He’s the world’s greatest secret agent mouse with a hamster sidekick and he’s back for more action.
But while the 2015 reboot of Danger Mouse, which originally aired from 1981 – 1982, comes with changes they aren’t readily recognised by fans of the show. As Head Writer Ben Ward explains, it sort of raises the question, how much does our memory of a show differ from what actually transpired?
In the case of it’s a quite a lot.
“It’s surprising how many people tell me we haven’t changed it,” he says.
“We had a round table where we asked everybody to describe the show and everything they said we kept in. So there’s anarchy, it constantly breaks the fourth wall, the humour is sophisticated, and it’s multi-layered.
“I’ve tried to write the show I remember, rather than the show that happened. I have a very clear memory of it but when I actually watched it, it wasn’t quite how I remembered it.
“So we sort of wrote that show. Which is why when people watch it, they think it’s the same show. But we’ve actually changed enormous things.
“The original is set mainly in a world of humans. Danger Mouse is a mouse living in a human world, whereas ours is a world populated by animals.”
Danger Mouse (voiced by Alexander Armstrong) still has a mission to protect the world from the villainous machinations of the evil Baron Greenback (Ed Gaughan). With his ever-faithful but always fearful sidekick Penfold (Kevin Eldon), they take on all manner of mind-blowing missions aided by tech-defying gadgets, under the watch of Colonel K (Stephen Fry).
“The new Danger Mouse is James Bond meets The Simpsons. It’s an action-spy show set in an animated world where each character has their own comedy schtick. It’s a very fast paced world with high comedy jokes, but still has the strong spy adventure,” Ward explains.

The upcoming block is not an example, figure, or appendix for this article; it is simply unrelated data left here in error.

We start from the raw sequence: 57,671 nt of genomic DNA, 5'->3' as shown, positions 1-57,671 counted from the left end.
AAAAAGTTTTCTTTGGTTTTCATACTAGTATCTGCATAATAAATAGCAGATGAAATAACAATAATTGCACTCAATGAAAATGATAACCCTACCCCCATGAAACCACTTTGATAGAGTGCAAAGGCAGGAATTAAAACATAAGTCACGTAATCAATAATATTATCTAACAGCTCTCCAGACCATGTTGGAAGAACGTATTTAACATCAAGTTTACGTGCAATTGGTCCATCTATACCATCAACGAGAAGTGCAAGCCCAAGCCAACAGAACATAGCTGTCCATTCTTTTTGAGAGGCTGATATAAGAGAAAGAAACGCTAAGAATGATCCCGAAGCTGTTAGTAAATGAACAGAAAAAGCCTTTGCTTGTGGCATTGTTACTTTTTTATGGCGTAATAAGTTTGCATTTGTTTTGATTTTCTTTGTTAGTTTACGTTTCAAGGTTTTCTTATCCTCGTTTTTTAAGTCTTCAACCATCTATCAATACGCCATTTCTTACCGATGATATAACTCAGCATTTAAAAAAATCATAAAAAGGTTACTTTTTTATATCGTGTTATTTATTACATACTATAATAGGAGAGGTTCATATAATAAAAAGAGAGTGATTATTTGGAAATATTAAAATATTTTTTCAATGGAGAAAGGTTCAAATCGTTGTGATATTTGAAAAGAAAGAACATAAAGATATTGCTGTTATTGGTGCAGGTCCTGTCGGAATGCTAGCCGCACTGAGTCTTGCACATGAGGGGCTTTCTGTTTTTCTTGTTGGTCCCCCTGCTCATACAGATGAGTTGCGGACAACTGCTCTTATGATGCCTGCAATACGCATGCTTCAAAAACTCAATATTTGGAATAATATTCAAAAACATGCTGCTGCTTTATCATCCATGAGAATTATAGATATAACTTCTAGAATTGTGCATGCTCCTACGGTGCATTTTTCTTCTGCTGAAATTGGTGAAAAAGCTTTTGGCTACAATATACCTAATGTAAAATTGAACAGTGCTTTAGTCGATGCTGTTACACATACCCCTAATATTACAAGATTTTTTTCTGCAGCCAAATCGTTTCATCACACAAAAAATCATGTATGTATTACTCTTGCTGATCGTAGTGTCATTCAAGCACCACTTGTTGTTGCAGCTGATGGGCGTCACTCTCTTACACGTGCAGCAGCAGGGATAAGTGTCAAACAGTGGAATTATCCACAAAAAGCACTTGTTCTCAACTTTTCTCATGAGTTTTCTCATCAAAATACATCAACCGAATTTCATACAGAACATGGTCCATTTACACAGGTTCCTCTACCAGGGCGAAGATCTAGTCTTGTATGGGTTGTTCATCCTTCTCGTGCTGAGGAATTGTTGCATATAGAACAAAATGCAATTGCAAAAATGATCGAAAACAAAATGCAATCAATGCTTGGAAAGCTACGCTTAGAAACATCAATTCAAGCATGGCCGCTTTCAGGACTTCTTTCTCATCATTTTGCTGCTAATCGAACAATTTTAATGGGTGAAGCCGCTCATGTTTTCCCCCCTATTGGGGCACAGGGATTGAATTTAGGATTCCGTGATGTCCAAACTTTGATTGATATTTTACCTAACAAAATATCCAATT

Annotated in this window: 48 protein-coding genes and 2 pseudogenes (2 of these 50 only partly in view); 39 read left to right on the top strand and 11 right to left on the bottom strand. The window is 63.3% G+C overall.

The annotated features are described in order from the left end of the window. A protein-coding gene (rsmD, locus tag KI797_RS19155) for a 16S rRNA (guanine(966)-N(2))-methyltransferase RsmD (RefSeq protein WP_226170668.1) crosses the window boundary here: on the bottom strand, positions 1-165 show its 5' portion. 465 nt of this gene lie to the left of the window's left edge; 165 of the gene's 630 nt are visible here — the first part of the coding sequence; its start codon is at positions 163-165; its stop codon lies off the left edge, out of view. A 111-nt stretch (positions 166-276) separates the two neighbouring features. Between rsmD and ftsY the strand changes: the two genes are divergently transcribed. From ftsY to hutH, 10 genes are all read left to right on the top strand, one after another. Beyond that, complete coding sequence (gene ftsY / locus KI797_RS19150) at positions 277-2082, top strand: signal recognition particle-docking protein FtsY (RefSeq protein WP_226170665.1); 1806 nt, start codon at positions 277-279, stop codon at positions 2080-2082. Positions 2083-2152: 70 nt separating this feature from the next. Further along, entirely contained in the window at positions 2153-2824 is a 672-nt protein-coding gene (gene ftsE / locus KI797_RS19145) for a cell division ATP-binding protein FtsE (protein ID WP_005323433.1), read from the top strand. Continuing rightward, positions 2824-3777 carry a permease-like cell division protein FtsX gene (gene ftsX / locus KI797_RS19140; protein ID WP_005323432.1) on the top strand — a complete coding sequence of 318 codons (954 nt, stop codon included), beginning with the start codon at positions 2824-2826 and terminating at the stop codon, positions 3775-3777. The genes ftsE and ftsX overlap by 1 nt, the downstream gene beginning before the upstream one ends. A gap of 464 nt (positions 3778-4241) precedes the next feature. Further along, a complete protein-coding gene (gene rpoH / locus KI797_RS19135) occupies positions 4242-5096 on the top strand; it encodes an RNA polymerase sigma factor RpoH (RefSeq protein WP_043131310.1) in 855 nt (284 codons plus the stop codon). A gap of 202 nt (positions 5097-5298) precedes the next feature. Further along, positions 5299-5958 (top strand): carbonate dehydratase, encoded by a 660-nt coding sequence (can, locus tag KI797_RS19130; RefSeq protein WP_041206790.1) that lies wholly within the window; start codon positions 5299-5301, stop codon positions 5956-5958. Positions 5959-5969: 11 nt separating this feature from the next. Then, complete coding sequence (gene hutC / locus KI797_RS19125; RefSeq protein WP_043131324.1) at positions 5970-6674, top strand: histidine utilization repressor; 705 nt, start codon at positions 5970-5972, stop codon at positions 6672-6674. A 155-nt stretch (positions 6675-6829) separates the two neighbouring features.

It’s also carefully aimed at children but with grown-ups in mind.
“We wrote it for a children’s audience but very much with the idea that parents would watch it too,” he continues.
“There are also nods to the original but we’ve always put in things for the younger audience.”
Ward has written for Spitting Image, Saturday Live, Smack the Pony, and is best known forHorrible Histories.
“I was speaking to the BBC about a pilot that was tonally very similar to what they were looking for with Danger Mouse. So when it came up I was lucky enough to already be speaking to the BBC,” he recalls.
“People had been talking about it off and on since it stopped happening. The boring answer is that as money gets tighter, and budgets go down people are looking for things they can be sure will work. So reboots with actors people know happen more often.
“But everybody in my generation were huge fans of it. So the 45 year olds are all now the commissioners. If you look at shows being brought back there’s always a 30 year lag and people remember the shows they had as kids.”
Each episode runs for 11 minutes at “breakneck speed”, and there are 2 longer specials. The original ran anywhere from 5 – 22 minutes, depending on the season.
Such is the reputation of Danger Mouse that it attracted profile guests for the reboot including John Oliver, Miranda Richardson, Richard Ayoade and Lena Headey. This season even introduces an Australian character, an antelope called The Australian Tour Guide, played by Morwenna Banks. For the record the topsy-turvy universe of Danger Mouse includes a koala from Cornwall, a camel from America a hippo from Peckham.
With not even half the 52 episodes having aired in the UK, Ward is optimistic of a renewal by the BBC.
“The response has been extraordinary so I’d be surprised if that conversation didn’t go well. Fingers crossed.”
Danger Mouse airs 4:45pm weekdays from Monday February 29 on ABC3.